Accurate and detailed statistics on email campaign performance is one of the advantages of email marketing. However, there are several misunderstandings concerning email tracking that pervade the industry. It’s essential that free email tracking understand their email statistics properly prior to making key decisions or evaluating their email campaign’s performance.
To help you navigate at nighttime waters of email metrics, I’d prefer to explore 3 of the most common misconceptions in interpretation email tracking results:
1. Email with higher open and click on-through rates wins
Email marketers often use a technique that implies segmenting the email list and sending different versions of the same email to every segment. Such split tests help compare the potency of different subject lines, creative approaches, offers, etc. Throughout the next campaign marketers often send the version that had either the greatest open or click-through rate (or both) believing that the version is much more effective. However, the true would be that the email that resulted in a higher open or click-through rate may not be the version which produces ideal results. In some instances the e-mail with a lower click-through rate can result in an increased quantity of transactions as it was of greater interest but to fewer people.
Well, how will you make certain that your statistics aren’t misleading you? In addition to measuring open and click on-through rates, it is essential that you track the amount of people performed the actual actions on the website: subscribed to some newsletter, downloaded a free trial, or made a purchase. You are able to track these transactions by making use of website tracking, which implies inserting an exclusive code on each web page you need to track.
2. All subscribers opened my email
Open rates are tracked by using a transparent one pixel gif image hosted on a server and inserted into a HTML message much like usual images. Any action on the recipients’ part which leads towards the image load is counted as an open. But this metric might not be accurate if:
the recipient prefers receiving plain texts;
the recipient open a HTML email in a non-HTML compatible email client;
the recipient’s email client doesn’t load the photos automatically;
the recipient opens the e-mail offline after download.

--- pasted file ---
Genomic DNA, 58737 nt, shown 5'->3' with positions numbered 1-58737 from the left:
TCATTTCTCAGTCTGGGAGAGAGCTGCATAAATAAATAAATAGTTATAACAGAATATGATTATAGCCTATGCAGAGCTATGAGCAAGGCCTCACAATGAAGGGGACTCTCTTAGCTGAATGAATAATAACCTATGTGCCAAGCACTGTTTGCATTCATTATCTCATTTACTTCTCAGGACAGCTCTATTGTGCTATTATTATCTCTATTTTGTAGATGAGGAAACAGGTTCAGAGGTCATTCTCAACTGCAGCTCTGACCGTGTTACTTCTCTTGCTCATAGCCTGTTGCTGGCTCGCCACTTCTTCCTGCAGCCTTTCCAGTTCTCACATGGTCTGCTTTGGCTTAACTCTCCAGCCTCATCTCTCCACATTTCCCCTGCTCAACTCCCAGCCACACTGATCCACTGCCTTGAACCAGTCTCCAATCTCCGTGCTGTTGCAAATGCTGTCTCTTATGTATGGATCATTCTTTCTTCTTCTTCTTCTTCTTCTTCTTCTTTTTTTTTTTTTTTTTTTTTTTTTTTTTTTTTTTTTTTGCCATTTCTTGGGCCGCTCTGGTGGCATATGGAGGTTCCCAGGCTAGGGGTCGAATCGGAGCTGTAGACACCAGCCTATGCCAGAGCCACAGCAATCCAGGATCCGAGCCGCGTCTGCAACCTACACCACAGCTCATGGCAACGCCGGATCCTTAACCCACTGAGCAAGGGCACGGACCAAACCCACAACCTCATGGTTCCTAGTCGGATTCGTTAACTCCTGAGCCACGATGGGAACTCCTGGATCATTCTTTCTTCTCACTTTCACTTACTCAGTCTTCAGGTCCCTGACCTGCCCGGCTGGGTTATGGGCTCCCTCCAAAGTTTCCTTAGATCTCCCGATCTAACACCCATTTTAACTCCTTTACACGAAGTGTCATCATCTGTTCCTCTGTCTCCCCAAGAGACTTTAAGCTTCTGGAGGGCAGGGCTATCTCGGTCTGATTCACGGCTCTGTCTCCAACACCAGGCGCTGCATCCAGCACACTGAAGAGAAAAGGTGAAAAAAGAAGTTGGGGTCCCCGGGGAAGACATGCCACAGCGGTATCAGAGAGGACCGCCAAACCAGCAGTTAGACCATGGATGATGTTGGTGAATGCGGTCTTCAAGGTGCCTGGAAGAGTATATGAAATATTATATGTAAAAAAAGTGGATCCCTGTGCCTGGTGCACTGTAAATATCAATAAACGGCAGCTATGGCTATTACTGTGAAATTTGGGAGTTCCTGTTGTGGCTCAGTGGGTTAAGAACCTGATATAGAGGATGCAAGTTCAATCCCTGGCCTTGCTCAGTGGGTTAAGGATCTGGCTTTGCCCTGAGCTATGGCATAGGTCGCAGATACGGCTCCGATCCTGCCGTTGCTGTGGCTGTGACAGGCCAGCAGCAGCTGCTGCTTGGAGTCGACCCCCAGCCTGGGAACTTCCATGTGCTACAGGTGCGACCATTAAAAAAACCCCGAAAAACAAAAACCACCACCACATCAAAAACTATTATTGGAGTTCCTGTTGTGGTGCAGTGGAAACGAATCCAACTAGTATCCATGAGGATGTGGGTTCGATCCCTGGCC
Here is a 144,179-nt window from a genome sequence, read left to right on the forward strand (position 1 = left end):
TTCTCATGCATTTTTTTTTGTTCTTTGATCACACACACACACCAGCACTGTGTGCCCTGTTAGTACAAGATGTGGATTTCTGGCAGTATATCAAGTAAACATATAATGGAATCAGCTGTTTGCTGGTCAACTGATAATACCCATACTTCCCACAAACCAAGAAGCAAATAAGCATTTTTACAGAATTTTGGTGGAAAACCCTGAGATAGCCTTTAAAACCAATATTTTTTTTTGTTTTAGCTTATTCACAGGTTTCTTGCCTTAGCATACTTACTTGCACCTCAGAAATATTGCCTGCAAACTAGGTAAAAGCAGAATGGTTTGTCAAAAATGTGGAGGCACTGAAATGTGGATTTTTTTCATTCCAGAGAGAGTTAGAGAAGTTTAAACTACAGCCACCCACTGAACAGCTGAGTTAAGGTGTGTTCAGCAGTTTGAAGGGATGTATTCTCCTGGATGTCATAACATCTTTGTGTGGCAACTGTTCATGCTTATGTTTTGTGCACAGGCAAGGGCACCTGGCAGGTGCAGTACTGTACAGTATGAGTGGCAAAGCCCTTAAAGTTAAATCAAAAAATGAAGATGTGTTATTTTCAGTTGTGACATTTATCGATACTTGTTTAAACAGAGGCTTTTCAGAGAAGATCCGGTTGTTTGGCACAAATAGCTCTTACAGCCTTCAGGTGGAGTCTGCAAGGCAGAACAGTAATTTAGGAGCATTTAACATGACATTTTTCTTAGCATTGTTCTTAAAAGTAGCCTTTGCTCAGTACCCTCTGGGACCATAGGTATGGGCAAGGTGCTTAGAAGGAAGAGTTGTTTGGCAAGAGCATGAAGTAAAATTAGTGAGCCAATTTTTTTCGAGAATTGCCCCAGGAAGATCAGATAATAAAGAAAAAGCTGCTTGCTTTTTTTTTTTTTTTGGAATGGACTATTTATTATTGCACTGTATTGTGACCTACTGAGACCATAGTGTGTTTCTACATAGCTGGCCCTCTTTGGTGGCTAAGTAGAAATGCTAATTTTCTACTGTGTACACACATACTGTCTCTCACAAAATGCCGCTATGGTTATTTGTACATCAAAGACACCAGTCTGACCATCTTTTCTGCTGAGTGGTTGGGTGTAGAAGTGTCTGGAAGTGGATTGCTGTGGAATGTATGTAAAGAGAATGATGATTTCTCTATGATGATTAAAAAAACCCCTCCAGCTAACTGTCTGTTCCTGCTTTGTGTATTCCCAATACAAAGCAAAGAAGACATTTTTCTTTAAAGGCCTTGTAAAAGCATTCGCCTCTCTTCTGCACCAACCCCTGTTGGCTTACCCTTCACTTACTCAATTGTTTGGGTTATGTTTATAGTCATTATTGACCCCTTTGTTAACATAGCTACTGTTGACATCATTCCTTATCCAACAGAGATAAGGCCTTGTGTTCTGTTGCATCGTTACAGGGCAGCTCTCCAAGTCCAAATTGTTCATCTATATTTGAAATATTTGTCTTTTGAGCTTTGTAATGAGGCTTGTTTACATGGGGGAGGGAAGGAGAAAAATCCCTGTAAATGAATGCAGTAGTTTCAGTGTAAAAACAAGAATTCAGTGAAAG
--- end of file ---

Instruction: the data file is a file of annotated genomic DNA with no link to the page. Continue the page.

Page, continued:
Because of this all the above “email opens” will not be counted inside the stats.
The open rates are generally considered “percentage of unique email opens from your total of emails delivered”. People can open exactly the same email several times, and some companies measure open rates based upon total opens instead of unique opens that results in overstated open rates. Some marketers equate the “email opens” to the “email reads” that may not be true at all.
It is crucial that you clearly define how you will look at the email open rate for the company, and then consistently work at improving it (from 40% to 50%, for example) without having to pay attention oghzpp someone else’s 80%.
3. Email is much more responsive than postal mail – In postal mail, the response rates are the percent of individuals who responded by calling, registering on a website, visiting a store, etc.
In email marketing, the metric “conversion rate” is generally used as the “response” rate. The conversion rate is described as actions taken as being a percentage of unique click-throughs. To get a commercial message, an email campaign using the conversion rate .25% – .50% is rather good. So, actually the email “response” rates often will not be more than postal mail. But because creating and distributing email messages cost significantly cheaper, e-mail marketing generally brings a much higher return on investment. However, it’s a combination of both postal and email marketing that creates ideal results.
As an email marketer, avoid measuring your email campaign performance against the “industry average” and try to make critical campaign decisions based on facts, not assumptions.